The COVID-19 pandemic from inside the walls

Lexi

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THE COVID-19 PANDEMIC FROM INSIDE THE WALLS Anonymous I am a female inmate in the state of California. I am incarcerated in the largest women’s prison in the world, and only one of two dedicated women’s prisons in this state. I am writing to discuss COVID-19 and my observations of this pandemic from my side of these walls. In mid-March, all prisoners were notified that visiting would be suspended until further notice due to the COVID-19 pandemic. At the same time, prisoners here were informed that a “modified” program schedule would be implemented, and that all education, vocation, religious and self-help programming would be suspended. In short, that meant that the vast majority of women would be confined to their units. The first modified schedule that was released allowed for some evening programming (dayroom and yard) — which was wonderful for those of us who had to work during the day. That evening programming was soon eliminated because the evening meal was taking more than twice the amount of time to complete. In April, a second modified schedule was announced, but was only in place for approximately 24 hours — it was superseded by a third one, which allows for all the wings of a housing unit to be able to program for the same amount of time. Apparently, there was a discrepancy with the second schedule — a disparity between two wings — which was rectified. On a Saturday morning in April, the institution was completely recalled with no immediate explanation. Speculation was rampant as to why the recall was occurring, and we were later informed that a staff member may have contracted COVID-19. It was announced that contact tracing was being undertaken and those who had had contact with the staff member in question would be isolated until his/her test results had been received. I was told that the following Monday afternoon, those individuals were released from quarantine. Also in April, California Department of Corrections and Rehabilitation (“CDCR”) announced that “cloth barrier masks” would be issued to all inmates and that inmates and staff alike would be required to wear them at all times. For inmates, “all times” means any time we are out of our rooms. Following the Saturday lockdown, I began wearing a surgical mask someone had given me as a precaution. As someone who is medically vulnerable to COVID-19 complications, I wanted to be proactive and try my best to protect myself. So, when it was announced that masks were mandatory for all, I was ahead of the game. As I write this, I am apparently still ahead of the game. I look around the dayroom where I sit and out of the 50 people who are out here at this moment, I see one other person who is wearing her mask correctly. No one else — not even the two officers on duty — have their masks covering their mouths and noses. Because I am potentially vulnerable, I take this pandemic seriously. I take this illness seriously. I do everything I can to protect myself. However, I am in the very slim minority in taking the precautions I do. I am incredibly frustrated because I don’t know whether people here don’t take it seriously because of hubris, willful ignorance, deliberate obtuseness, a cavalier attitude — whatever it is, the fact remains that both the virus and the attitudes toward the virus are dangerous. As other institutions have seen — and as the 15 deaths so far among California prisoners can attest — all it takes is ONE positive case to spread this lethal virus to a multitude of vulnerable people. All it took at California Institute for Women was one staff member from PIA Fabric to begin the spread to inmates... and now over 150 women have had COVID-19 and one has died. All it took for the outbreaks at some of the men’s prisons was for infected men to be transferred in, and now other men have died. It literally just takes one case, and no one here seems to understand that or respect it. In not understanding and not respecting what is happening, they put other people’s lives at risk — and none of this seems to matter. Because I have an understanding of science and how viruses are transmitted, because I am never seen outside my room without my mask, because I back away from people who are closer than six feet from me, I am made to feel as if I am overreacting or panicking without cause. That can’t be further from the truth. I spoke to the acting warden of this institution as well as the captain of this facility yard in April, after the mandatory mask announcement was made. I asked what their expectations were with respect to staff wearing their masks and was told that it was mandatory for all staff to wear them, unless a staff member were alone in the officer’s station. I implored them to view the surveillance footage from the housing units because I have seen how none of the “mandatory” steps are being implemented. They told me they would “handle it” which apparently means ignoring it because literally nothing has changed in that regard. We are offered “Sani-Guard” and multiple daily announcements are made about its availability and our need to use it. As an asthmatic who also lives with two other asthmatics, I am cautious about what chemicals are used in our room. When asked about this chemical, I was told it is a fungicide. I asked why I needed to use a fungicide for a respiratory virus — I got no response. To this day, no one can explain to me why I should use a fungicide when one of the chemicals we are normally issued literally lists on its container that it kills strains of the coronavirus. Daily announcements are also made with respect to our need to wear our masks when we are outside of our rooms, to maintain social distancing, and if caught without wearing a mask while on the yard, how that person can be sent in and “confined to quarters” for the remainder of the day. I have heard talk about staff issuing disciplinary infractions for noncompliance with mask wearing. I actually stand behind those things — all people need to protect themselves and others. However, what I cannot stand behind in any way whatsoever is when officers threaten these things while they themselves are not wearing their masks and not employing any type of social distancing. As is beyond obvious at this point, and as most institutions have already learned, staff — whether correctional or ancillary staff —- are the MAIN vectors of this and any other infection that is introduced in a controlled setting. The very fact that staff threaten us with disciplinary action while facing zero themselves, despite the risks they pose to us, is disgusting. The fact that they are not subject to disciplinary action of any kind is repulsive. The fact that nothing would happen to one of them if they were to infect hundreds of vulnerable women is revolting. I have raised my concerns with my “inmate advisory council” members, I have raised my concerns with my housing staff, and as I outlined, I even raised these concerns with the captain and the warden. I have reached out to various prisoners’ rights organizations, and I have spoken with my family and friends; one of whom has even called this institution and written her local congressperson. And... nothing has happened, nothing has changed. I write this to at least share my thoughts this one time should an outbreak begin here. Over the last week and a half, we have been advised that two different staff members have tested positive and mandatory staff testing will begin on Friday (despite the fact that this was ordered by CDCR as well as a federal court weeks ago), but... will that be too late? As we have all seen throughout the months we as a global society have been dealing with this pandemic, it just takes one case.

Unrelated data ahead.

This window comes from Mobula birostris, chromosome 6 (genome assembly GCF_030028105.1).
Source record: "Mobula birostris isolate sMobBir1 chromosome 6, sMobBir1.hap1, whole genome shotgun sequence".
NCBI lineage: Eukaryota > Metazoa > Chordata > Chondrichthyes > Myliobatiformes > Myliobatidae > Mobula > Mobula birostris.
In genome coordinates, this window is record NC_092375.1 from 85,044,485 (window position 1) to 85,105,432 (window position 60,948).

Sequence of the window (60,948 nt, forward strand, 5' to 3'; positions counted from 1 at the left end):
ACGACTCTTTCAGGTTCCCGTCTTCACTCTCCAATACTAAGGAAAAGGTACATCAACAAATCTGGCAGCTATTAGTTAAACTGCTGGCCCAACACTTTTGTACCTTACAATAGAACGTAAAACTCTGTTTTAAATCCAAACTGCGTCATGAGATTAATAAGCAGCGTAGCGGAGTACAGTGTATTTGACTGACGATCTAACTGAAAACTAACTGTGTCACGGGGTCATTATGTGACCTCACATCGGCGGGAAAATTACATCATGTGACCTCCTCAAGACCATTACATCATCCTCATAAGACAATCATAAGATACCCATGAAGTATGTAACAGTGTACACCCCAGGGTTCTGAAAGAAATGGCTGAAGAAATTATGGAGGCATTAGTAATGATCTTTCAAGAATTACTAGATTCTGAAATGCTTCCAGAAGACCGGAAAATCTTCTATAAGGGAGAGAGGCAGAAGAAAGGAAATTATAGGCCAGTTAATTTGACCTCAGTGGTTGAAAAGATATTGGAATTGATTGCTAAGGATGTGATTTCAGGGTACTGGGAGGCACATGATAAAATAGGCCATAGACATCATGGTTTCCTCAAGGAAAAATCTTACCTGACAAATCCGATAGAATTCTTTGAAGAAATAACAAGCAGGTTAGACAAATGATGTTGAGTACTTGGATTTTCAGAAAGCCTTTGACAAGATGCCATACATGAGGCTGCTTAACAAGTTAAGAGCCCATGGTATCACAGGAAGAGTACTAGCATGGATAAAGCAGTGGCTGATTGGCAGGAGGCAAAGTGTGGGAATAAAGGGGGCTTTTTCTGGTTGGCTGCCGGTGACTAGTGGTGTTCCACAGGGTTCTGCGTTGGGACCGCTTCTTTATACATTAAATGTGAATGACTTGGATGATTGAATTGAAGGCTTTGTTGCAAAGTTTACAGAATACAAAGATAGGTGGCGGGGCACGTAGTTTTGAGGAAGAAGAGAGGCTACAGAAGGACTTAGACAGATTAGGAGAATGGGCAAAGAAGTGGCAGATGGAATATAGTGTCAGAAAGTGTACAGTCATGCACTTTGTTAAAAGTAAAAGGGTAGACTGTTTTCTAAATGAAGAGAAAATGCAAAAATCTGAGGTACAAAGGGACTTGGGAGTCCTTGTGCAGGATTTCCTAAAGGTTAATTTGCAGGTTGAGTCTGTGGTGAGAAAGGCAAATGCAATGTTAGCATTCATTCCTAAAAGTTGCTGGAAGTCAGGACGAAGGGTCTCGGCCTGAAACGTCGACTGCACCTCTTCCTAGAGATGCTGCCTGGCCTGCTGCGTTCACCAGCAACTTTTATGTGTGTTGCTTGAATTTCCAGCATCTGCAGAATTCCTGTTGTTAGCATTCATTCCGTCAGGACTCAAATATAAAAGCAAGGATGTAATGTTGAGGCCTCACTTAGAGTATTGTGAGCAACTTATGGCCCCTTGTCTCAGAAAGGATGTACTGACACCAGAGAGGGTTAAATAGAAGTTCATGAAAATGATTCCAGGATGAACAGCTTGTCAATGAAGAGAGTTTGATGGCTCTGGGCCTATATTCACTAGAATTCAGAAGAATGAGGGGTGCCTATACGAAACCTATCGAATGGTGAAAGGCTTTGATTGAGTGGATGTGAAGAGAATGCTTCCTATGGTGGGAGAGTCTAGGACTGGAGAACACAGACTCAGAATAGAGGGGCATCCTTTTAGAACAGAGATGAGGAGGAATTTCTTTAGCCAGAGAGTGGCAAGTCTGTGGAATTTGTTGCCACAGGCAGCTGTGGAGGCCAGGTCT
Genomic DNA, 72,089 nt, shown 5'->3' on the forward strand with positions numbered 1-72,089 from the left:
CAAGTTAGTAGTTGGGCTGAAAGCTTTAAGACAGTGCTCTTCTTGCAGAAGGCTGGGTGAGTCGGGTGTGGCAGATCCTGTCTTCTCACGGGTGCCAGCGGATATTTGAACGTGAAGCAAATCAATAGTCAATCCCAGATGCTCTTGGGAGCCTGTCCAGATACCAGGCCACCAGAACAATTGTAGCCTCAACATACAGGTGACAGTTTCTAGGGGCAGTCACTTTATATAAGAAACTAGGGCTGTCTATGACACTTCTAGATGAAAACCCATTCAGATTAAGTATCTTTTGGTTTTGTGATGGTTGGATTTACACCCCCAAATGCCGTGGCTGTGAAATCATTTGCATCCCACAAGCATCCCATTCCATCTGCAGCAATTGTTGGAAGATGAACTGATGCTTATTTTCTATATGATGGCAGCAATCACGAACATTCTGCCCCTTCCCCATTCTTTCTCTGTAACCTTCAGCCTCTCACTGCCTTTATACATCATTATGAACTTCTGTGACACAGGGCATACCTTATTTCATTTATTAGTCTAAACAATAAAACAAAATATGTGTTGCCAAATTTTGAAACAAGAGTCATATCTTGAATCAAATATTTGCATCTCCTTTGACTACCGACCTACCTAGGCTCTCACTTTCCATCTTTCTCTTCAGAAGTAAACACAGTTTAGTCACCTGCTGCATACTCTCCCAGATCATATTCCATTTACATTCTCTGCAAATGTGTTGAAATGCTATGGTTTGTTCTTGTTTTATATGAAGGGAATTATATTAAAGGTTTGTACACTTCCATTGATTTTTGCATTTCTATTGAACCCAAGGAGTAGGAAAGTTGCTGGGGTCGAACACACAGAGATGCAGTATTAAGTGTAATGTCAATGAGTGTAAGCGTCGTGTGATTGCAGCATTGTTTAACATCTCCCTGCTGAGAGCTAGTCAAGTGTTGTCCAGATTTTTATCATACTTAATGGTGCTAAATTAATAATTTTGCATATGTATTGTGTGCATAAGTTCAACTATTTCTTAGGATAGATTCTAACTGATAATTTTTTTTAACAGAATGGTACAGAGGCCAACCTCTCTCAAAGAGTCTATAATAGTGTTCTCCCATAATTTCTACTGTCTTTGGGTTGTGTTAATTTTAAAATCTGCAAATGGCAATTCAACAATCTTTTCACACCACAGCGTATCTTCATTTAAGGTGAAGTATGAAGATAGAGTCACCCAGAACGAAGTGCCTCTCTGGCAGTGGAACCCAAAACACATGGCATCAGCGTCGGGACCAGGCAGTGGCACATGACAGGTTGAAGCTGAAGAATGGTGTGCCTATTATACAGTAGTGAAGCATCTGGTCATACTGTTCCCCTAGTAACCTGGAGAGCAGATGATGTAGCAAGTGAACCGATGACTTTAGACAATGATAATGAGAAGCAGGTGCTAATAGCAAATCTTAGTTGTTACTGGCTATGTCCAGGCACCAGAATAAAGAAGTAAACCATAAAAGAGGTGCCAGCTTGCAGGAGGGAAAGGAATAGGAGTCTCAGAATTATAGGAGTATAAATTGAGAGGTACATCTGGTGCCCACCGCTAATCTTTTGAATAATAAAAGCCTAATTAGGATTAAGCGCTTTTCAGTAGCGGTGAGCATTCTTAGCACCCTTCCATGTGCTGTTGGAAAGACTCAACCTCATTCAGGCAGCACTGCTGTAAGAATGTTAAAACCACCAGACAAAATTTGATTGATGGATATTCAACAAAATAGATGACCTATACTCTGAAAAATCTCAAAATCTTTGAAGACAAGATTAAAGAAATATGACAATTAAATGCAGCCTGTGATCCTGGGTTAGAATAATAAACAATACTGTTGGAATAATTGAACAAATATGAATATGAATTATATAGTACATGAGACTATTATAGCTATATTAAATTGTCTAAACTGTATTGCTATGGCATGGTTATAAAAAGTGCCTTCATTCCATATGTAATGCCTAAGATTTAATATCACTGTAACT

Author: Lexi

Author Location: California

Date: 2020

Genre: Essay

Extent: 2 pages